I wanted to offer a solution to a common problem I see in Excel. It relates to creating totals in data that isn’t structured that well.
Pasting Charts in Word and PowerPoint
When you paste Excel charts into Word or PowerPoint you may also be pasting all the underlying data that created the chart.
To get around that problem, you can use the Copy as Picture option.
This option is on a drop down on the Copy button on the Home ribbon – see image below.
You have a few options to choose from on what and how to copy.
This treats the chart as a graphic, which breaks any links to the underlying data. It also makes it much easier to re-size the chart when you paste it in the destination document.
It is not dynamic at all – it is a point in time capture.
There are times in Excel when you want to see as much of the Excel grid as possible. You may be reviewing or presenting a dashboard or looking at a large PivotTable. Excel has a Full Screen mode that shows just the grid and the sheet tabs.
Format part of a text string
Many people don’t know that you can format part of a text string in a cell.
This can be useful if you want to highlight, or emphasis, a particular word or phrase in a text string.
You can double click a word in the Formula Bar or while editing in a cell and a small menu pops up – see image below.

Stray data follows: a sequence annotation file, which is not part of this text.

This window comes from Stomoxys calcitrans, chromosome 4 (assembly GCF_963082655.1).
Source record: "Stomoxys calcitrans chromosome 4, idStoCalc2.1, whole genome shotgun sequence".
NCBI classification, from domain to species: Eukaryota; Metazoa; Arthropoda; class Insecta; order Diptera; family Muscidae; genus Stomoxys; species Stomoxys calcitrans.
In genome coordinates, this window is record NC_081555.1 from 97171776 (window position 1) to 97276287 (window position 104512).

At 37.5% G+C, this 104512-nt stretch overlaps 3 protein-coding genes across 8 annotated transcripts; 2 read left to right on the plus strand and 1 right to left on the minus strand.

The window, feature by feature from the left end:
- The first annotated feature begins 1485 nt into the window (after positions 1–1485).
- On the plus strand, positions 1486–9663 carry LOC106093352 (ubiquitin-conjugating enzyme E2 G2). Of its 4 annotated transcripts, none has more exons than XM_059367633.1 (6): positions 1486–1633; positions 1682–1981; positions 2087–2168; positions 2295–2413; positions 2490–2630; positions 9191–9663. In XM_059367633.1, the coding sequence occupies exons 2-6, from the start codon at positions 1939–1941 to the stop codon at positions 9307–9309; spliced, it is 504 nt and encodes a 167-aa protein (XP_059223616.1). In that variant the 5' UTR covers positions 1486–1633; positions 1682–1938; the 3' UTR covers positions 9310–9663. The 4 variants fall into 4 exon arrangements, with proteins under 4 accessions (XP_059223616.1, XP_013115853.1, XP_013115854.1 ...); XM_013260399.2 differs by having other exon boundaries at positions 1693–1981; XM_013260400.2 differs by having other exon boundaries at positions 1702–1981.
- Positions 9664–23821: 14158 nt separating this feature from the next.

The options are reasonably limited, but you can use Bold or Italic, change the font; the font size and font colour – see examples below.
It is common to work with lists in Excel. Lists of departments, names and other categories you frequently use. This blog post covers a few techniques that work really well together to create robust reporting systems.
I was watching a video a while back and some Excel experts were lamenting the lack of a documentation standard in Excel. They mentioned that the cell comments system could be used for documentation, but there was no way to centralise all the comments. Well, I have written a macro to do just that.
Show or Hide Cell Comments
Cell comments (they are like a sticky notes for cells) are great for instructions and documentation.
To show all the comments press, in sequence, not held down
Alt r a
This is a toggle, so you can use the same sequence to hide all the comments.
Note: Comments have been renamed Notes in later versions of Excel. Comments now refer to a new features of threaded comments.
Shortcut to Re-Apply Sort
To re-apply the current sort – select a cell inside the table and press in sequence
Alt a s s Enter